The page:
A Few of the Mendacities of the Year
- 27 December 2009 by Author 0 Comments
A Few of the Mendacities of the Year
By Richard Larsen
Published – Idaho State Journal, Published 12/27/09
This past year has yielded a bumper crop of prevarications. While it would take volumes to codify them all (heck, I think Harry Reid’s alone would rival “War and Peace”), there are a few that we should remember as we look forward to what the new year may have in store for us.
Perhaps the biggest whopper of 2009 was Obama’s assertion that his administration would usher in a new era of “fiscal responsibility.” After launching the budget deficit (year over year revenue minus the spending) from $250 billion to over $1.7 trillion, it begs the question, what exactly do they consider fiscal responsibility? The debt limit has been raised another $2 trillion to $14 trillion, as congress attempts to keep pace with the president’s insatiable appetite for spending.
To put that in perspective, it would be like someone making fifty grand a year running up a $300,000 credit card bill. And this is “fiscal responsibility?” The most amazing detachment from reality is manifested by Obama disciples who echo, almost in unison, “But it’s Bush’s fault for spending on the wars.” Yeah, kind of like it’s Michael Jordan’s fault that the Chicago Bulls have won no NBA championships since he retired.
At a small-business forum last month the president said, “While I believe that government has a critical role in creating the conditions for economic growth, ultimately true economic recovery is only going to come from the private sector.” We might well ask then, “Why are you seeking to destroy the private sector?” Not content with owning the auto industry and then gifting half of it as political payback to the unions, and not content with controlling the banking and financial services, he is now on the verge of taking over another one-sixth of the economy by controlling the health care industry. I guess based on the presidents’ own words, we cannot anticipate any “true economic recovery” since the government is taking over more and more of the private sector.
We have to include in this list the repeated efforts of majority leadership in Congress who have accused the Republicans of “blocking health care reform.” Excuse me, but don’t they control the House, the Senate, and the White House? The Republicans couldn’t do a thing to stop health care reform even if they wanted to! And not just based on votes, but with House and Senate leadership rewriting rules along the way to ensure passage, all the Republicans can do is make a lot of noise and attempt to mobilize citizens against the health care takeover.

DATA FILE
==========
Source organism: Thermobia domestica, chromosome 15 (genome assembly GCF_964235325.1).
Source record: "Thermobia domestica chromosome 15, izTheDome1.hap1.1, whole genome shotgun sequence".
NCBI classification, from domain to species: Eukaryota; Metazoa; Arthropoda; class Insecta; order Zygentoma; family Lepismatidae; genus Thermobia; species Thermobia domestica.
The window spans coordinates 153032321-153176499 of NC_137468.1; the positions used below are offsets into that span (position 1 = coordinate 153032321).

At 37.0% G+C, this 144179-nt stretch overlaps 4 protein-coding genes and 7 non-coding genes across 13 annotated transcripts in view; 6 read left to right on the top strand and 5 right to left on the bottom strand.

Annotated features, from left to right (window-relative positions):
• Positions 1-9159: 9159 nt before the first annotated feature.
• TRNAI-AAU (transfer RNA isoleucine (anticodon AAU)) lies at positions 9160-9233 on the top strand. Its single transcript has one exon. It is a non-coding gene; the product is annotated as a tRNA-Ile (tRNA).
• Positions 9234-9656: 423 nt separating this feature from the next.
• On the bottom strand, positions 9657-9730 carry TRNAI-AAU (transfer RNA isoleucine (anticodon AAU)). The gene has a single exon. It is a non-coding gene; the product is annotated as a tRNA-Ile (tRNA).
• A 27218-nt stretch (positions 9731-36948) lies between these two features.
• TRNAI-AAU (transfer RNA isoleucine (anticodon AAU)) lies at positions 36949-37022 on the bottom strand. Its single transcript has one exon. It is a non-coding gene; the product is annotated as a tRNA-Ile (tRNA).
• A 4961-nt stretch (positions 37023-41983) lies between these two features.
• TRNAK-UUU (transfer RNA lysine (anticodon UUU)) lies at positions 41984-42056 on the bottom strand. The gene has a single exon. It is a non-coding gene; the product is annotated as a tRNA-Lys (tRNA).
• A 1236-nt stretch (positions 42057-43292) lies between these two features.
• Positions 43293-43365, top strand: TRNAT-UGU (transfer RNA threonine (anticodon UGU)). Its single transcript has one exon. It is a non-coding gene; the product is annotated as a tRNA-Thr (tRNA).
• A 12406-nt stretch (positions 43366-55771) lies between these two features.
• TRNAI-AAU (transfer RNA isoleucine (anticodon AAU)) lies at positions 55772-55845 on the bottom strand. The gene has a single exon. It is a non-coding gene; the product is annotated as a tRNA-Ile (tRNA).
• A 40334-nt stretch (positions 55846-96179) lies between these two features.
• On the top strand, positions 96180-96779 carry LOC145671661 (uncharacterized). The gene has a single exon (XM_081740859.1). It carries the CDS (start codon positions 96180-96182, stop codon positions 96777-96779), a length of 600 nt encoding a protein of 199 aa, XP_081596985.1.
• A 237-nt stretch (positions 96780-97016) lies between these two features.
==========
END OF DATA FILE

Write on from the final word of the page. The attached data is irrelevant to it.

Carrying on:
On the global warming front, the biggest stretch of credulity of the year was stating that the “science is settled.” That declaration coming from the White House after one of the key climate research units establishing the “science” and the argument for man-made global warming was revealed to be “cooking the books” of environmental data and fraudulently misrepresenting it. So let me make sure I understand this properly. Because the pseudo-scientists at the Climate Research Unit manipulated data, controlled the “peer review” process for climate studies, and rigged their computer models’ code to depict global warming, regardless of the data input, we are to understand that the “science is settled?” Hmmm. Seems to me Bernie Madoff could have taken some lessons from the White House on “spin.” Heck, he could be a White House economic advisor by now! They’re going to need someone with his Ponzi-scheme expertise to handle all the questionable fiscal activity occurring in Washington these days.
One of the biggest has to be the health-care takeover itself. Are we really supposed to believe that we’re going to get better health care with the government running it? That it’s going to be “deficit neutral” after they cut over $400 billion in Medicare spending? After all, when has the federal government ever really “cut” anything, except military spending? And for it to get to “deficit neutral,” the Congressional Budget Office has to use trickery like 10 years of revenue against 6 years of implementation. They must be taking lessons from the Climate Research Unit in fudging numbers!
The president a few weeks ago held a banking confab where he pressured banks into lending more to stimulate the economy. I think I’m experiencing déjà vu. Isn’t that how the whole subprime lending crisis was created? Government pressuring banks to lend more, and to people who had no credit worthiness for the loans they got? Government just never seems to learn.
Space constrains me from delving into the satire of a non-stimulating “stimulus,” the “jobs created” and “jobs saved” claims of the White House, and how we’re going to be safer by reading terrorists their Miranda Rights and housing them in the U.S.
So what can we expect for 2010? I would bank on more of the same, unless our national leaders somehow stumble across some common sense and a conscience. Happy New Year! I guess.
AP award winning columnist Richard Larsen is President of Larsen Financial, a brokerage and financial planning firm in Pocatello, and is a graduate of Idaho State University with a BA in Political Science and History and former member of the Idaho State Journal Editorial Board. He can be reached at firstname.lastname@example.org.